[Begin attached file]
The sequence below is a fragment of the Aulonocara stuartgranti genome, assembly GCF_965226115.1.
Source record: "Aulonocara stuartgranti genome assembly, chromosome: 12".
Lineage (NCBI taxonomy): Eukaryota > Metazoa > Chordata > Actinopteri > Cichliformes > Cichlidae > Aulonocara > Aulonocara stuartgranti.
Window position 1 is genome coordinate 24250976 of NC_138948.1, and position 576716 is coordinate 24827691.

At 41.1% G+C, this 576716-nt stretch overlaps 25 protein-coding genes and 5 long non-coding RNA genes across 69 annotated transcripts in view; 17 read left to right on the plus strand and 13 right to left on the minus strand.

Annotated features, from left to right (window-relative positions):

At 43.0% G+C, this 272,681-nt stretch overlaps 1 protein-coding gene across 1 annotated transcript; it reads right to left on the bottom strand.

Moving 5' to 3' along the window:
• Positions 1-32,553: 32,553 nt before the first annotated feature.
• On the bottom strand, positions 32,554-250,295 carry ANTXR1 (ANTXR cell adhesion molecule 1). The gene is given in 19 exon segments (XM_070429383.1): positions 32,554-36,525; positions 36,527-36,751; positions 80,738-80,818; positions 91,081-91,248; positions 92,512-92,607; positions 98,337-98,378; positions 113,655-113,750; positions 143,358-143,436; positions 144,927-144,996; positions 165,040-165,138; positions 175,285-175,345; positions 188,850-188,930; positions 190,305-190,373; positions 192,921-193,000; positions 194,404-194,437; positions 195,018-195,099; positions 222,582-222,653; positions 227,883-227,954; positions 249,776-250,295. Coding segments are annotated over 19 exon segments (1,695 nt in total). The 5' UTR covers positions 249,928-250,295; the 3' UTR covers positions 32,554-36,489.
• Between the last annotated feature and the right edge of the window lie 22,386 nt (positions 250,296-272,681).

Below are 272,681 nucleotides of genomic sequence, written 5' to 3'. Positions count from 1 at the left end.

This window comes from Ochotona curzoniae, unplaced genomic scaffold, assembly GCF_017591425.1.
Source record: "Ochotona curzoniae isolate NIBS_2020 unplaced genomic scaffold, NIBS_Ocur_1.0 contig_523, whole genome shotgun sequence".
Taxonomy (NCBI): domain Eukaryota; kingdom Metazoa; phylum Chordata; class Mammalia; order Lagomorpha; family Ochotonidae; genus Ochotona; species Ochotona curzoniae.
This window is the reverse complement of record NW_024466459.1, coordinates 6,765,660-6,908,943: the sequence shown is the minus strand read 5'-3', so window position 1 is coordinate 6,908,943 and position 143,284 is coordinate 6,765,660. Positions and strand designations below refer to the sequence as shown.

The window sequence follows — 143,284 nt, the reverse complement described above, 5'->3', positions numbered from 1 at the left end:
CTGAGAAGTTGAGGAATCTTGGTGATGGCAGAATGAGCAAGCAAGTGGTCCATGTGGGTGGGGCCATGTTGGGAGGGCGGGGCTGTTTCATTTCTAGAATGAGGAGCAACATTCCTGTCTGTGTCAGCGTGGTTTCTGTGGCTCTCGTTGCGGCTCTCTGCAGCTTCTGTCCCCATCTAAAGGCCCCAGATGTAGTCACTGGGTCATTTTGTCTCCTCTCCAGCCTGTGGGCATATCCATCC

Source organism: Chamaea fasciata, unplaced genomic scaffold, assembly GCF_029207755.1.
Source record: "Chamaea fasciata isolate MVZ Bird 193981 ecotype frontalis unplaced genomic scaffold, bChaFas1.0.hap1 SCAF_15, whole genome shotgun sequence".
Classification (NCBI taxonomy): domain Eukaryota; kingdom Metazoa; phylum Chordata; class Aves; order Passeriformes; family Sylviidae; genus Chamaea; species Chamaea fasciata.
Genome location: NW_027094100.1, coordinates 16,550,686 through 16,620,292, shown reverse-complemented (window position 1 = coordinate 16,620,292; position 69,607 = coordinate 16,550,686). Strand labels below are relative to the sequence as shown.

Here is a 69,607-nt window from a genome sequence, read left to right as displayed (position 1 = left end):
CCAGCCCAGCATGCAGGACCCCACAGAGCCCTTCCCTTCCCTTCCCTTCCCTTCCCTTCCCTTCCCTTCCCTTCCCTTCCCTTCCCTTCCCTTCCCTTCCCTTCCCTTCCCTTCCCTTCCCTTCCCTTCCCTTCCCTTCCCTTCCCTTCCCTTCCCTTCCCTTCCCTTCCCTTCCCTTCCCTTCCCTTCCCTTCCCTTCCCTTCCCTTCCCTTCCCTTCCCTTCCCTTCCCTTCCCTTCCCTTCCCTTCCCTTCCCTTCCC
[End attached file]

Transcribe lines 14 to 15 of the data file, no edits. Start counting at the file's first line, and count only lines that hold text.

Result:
Source record: "Ochotona curzoniae isolate NIBS_2020 unplaced genomic scaffold, NIBS_Ocur_1.0 contig_523, whole genome shotgun sequence".
Taxonomy (NCBI): domain Eukaryota; kingdom Metazoa; phylum Chordata; class Mammalia; order Lagomorpha; family Ochotonidae; genus Ochotona; species Ochotona curzoniae.